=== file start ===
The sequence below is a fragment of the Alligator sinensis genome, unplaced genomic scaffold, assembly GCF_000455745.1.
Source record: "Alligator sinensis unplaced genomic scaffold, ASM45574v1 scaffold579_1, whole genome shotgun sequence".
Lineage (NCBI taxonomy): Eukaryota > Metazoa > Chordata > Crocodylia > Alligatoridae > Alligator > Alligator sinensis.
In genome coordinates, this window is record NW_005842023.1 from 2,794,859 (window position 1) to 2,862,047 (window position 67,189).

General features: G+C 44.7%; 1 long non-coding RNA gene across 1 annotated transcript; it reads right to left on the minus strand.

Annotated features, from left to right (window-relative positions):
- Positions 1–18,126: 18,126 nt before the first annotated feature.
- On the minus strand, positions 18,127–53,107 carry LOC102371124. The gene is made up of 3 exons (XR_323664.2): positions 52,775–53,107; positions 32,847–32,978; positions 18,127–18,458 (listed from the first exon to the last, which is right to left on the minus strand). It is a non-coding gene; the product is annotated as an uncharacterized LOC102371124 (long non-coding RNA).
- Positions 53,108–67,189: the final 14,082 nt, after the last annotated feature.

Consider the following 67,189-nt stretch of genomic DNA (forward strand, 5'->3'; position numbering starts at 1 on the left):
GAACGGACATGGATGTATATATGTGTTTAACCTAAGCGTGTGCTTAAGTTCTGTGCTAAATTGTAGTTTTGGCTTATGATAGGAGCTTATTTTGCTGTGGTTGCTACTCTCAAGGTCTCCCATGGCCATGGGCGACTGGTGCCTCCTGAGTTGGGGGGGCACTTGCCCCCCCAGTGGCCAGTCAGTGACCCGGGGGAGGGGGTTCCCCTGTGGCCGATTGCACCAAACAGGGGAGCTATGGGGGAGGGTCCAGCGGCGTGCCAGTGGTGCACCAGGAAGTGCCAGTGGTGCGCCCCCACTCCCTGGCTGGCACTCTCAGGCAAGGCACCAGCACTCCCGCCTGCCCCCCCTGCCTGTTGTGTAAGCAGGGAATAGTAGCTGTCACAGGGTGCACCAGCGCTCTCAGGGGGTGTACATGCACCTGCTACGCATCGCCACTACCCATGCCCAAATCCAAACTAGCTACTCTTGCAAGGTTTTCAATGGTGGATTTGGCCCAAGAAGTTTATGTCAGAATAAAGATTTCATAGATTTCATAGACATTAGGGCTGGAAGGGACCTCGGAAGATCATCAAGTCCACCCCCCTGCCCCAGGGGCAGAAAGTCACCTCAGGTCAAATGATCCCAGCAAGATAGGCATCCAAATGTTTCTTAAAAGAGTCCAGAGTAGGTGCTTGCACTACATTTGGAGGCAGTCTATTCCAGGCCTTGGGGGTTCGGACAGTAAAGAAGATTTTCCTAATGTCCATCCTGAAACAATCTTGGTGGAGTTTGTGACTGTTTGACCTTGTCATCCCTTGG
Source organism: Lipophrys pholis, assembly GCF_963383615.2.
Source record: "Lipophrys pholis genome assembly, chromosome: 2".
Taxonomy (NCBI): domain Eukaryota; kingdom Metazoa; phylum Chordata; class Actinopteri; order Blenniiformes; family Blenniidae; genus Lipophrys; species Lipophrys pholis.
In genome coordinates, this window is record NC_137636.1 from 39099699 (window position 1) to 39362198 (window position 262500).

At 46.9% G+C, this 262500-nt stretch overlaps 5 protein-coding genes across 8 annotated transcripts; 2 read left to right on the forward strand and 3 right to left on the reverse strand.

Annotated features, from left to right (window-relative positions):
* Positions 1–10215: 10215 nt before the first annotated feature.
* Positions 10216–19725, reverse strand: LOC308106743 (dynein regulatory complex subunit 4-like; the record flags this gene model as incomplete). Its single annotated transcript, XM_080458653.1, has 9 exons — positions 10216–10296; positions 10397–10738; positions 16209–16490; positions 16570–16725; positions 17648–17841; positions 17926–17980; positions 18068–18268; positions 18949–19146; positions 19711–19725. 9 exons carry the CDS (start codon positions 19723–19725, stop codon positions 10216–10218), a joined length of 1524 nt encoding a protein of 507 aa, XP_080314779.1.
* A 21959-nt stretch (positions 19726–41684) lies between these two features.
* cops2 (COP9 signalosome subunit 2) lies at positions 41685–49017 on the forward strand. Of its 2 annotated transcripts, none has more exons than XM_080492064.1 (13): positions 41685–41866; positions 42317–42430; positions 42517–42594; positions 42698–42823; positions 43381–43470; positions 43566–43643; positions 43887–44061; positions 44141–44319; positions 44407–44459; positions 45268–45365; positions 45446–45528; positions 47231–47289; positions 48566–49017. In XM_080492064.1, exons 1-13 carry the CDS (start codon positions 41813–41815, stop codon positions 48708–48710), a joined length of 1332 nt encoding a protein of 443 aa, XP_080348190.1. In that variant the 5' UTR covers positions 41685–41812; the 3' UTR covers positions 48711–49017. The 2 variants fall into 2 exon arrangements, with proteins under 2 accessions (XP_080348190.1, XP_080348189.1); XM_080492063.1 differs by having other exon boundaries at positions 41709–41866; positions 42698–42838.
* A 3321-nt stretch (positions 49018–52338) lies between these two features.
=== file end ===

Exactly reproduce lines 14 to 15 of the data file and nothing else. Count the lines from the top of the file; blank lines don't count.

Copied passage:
Taxonomy (NCBI): domain Eukaryota; kingdom Metazoa; phylum Chordata; class Actinopteri; order Blenniiformes; family Blenniidae; genus Lipophrys; species Lipophrys pholis.
In genome coordinates, this window is record NC_137636.1 from 39099699 (window position 1) to 39362198 (window position 262500).